It’s taken a few days to calm down from the madness that stems from dashing back from London, spending a couple of days in a Fringey daze, then jetting to Dublin again like some kind of budget executive. Still, I wouldn’t have missed Shamrokon for the world.
For one thing, Dublin is just so beautiful. It has that quiet majesty of the Georgian sections of Edinburgh, and some of the languid carefree feel of somewhere more Continental. We only had one day to sightsee before the convention, but the weather gods were mercifully on our side.
Shamrokon had several noticeable positives over WorldCon. For one thing, it was smaller and much easier to mingle with newcomers. It did help that I know the co-chair, to be fair, who seems to know everyone. The venue, the Hilton, was easy to navigate and had a nice if predictably overpriced bar.
But the panels…oh, the panels. There was a YA strand which I followed with interest, and the European mythology strand induced so much geeky joy. Especially the discussion of etymology of the Irish word for ‘horse’. And the discussion about how every fairytale is gruesome and ties into human sacrifices. I have so many notes to unpack for later witterings here. And at least one terrible horror film to watch thanks to the Vault of Horror.
The guests of honour were a delight. Seanan McGuire spoke about the Black Death, filking and why Coke goes really well with Ribena, while I could have listened to Jim Fitzpatrick enthusing about his art all day over a pint. And after his anecdote about Gary Moore weeing in a posh hotel lobby, I’ll never listen to Parisienne Walkways the same way again…
I genuinely can’t think of any major hiccups that happened. There was the odd bit of audio problems, but no dramas whatsoever. The volunteers get a hearty pat on the back from us!
The oddest but most pleasant part of Shamrokon for me was the Accidental Writers’ Table. We’d rocked up at the lovely CE Murphy‘s Let Them Eat Cake party (and ohh, that lady sure can bake a mean cupcake). We didn’t know anyone in the room, and what’s worse, things were getting noisy after the cake ran out in a record 15 minutes. So, in the time-honoured tradition of the kitchen party, we sidled over to some friendly-looking folk. It turns out we’d found Ruth Frances Long, Mikaela Lind and Laura Anne Gilman. You know that moment when you ask if someone has written a book and they tell you it was nominated for a Nebula?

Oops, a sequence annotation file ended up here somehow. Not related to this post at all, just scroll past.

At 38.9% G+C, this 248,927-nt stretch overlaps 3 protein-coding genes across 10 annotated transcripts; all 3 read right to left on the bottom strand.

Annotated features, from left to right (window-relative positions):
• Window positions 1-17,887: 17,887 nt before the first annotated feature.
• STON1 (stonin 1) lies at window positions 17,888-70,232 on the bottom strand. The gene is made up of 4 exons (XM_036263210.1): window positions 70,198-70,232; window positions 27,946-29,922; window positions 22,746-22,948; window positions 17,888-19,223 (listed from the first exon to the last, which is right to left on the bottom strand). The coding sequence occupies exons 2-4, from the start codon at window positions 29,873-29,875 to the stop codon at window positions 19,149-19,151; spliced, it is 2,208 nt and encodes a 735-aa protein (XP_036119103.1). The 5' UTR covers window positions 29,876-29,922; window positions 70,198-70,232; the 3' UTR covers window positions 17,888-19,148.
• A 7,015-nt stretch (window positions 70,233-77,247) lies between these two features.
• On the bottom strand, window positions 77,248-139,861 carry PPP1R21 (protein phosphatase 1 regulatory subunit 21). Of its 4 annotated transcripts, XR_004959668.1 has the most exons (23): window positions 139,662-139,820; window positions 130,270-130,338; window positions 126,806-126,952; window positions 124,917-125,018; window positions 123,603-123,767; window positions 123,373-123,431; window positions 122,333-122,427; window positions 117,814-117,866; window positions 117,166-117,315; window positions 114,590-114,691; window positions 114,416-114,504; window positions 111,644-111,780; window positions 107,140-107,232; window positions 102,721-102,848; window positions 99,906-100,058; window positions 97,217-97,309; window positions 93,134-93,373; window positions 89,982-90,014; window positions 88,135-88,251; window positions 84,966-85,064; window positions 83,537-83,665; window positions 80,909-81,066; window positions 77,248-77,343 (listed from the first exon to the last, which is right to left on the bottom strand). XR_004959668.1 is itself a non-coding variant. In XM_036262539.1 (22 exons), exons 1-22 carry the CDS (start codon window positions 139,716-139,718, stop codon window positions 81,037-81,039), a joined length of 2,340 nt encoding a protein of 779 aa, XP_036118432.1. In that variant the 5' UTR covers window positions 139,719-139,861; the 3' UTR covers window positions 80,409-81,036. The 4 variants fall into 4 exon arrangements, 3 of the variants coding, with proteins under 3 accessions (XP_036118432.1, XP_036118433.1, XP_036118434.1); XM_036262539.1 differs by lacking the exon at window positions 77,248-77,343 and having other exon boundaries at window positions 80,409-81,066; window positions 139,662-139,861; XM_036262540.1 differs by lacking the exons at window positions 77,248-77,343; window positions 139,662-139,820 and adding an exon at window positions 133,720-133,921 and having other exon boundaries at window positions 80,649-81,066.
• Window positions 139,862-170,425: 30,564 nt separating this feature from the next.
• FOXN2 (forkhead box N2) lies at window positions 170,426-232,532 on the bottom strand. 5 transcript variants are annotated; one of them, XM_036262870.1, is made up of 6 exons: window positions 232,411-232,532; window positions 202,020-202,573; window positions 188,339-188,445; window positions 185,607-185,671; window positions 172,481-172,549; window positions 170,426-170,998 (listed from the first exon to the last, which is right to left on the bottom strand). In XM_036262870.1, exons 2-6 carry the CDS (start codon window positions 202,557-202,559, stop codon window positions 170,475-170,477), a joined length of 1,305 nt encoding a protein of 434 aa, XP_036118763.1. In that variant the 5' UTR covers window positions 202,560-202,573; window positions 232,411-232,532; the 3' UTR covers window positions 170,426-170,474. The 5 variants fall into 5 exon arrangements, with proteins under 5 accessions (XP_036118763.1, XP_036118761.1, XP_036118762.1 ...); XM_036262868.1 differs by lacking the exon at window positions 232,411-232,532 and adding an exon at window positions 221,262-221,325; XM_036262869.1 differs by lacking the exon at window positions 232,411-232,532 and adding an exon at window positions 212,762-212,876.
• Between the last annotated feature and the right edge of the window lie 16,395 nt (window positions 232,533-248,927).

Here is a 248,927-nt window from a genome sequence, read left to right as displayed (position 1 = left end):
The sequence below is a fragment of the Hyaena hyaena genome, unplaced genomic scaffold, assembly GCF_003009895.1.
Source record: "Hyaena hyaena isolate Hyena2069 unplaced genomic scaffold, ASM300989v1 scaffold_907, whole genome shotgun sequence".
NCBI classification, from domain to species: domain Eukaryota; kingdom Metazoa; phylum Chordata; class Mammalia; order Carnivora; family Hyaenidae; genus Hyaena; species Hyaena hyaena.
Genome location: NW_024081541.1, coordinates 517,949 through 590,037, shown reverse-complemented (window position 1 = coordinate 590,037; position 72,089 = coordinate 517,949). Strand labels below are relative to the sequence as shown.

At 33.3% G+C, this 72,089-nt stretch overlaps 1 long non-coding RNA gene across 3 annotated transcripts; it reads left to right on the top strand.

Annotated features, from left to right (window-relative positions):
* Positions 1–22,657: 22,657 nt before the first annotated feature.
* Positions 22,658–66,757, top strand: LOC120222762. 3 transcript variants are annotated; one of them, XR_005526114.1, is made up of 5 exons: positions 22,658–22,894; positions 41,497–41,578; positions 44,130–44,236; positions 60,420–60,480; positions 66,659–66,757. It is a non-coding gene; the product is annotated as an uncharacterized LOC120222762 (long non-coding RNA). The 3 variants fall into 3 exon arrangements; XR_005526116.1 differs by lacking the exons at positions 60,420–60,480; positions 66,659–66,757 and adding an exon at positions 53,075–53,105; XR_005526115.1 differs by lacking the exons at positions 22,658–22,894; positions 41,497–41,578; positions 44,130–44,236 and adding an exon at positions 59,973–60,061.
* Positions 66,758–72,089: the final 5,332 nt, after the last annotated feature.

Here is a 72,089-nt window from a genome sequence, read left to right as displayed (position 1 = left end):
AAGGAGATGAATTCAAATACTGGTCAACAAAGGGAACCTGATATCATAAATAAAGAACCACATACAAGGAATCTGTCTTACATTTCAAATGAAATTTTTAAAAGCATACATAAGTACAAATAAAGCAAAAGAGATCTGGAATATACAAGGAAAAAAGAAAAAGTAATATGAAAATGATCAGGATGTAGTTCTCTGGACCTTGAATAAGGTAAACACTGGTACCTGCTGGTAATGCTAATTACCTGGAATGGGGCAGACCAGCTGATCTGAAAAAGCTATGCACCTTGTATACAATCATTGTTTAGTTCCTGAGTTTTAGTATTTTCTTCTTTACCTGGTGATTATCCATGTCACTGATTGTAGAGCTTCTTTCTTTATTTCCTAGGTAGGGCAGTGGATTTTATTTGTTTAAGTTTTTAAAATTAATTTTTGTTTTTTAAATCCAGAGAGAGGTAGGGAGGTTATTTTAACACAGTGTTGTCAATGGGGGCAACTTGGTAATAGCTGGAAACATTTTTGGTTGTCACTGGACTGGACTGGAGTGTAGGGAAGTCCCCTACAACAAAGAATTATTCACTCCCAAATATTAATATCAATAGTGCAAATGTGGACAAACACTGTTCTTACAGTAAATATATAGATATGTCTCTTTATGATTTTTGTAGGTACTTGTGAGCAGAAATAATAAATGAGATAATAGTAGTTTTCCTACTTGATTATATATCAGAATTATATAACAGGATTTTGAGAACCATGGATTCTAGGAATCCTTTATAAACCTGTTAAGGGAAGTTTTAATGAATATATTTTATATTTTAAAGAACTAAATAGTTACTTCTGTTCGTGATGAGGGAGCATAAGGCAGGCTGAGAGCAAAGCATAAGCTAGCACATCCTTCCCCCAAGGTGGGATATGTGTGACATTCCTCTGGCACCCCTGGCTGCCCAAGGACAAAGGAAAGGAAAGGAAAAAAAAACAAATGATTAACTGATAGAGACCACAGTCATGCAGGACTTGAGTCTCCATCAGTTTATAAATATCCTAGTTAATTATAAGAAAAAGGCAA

But here’s the thing. The big secret, right, is that writers are also normal people. And normal people, it turns out, like hanging out at bars with new con friends and sometimes even talking about each other’s writing. So it was that every night after that, we’d be literally turned round mid-walk and herded towards beer by the esteemed Antiqueight. And we were joined at various points by CE Murphy, Ann and Jeff VanderMeer, Cheryl Morgan and freshly-Hugoed Charlie Stross. Once the starstruck feeling had gone we had a great chinwag. I don’t think I’ve ever had nights out that included such diverse merriment as:
- A lively chat about the independence referendum, prompted by Charlie spotting a Yes badge on my bag
- An explanation of the Louisiana Purchase stemming from a rant about why some folk should stop complaining about people writing non-white, well-researched characters
- How you could use a Raspberry Pi to make a child-tracking device
- Why children’s squeaky handpuppets are the best way to get a barman to flee. With demonstrations.
Oh, and it was most heartening when someone tells your Nebula-nominated chum that the last nice young woman she was sitting with at a convention is now published, then turns to you and says ‘I’ll be your good luck charm’. Well, gosh.
So it was that we returned to Edinburgh with a spring in our step, residual Guinness in our system and a signed copy of Ruth’s book. I could get used to this convention malarkey. It’s awfully good for the ego.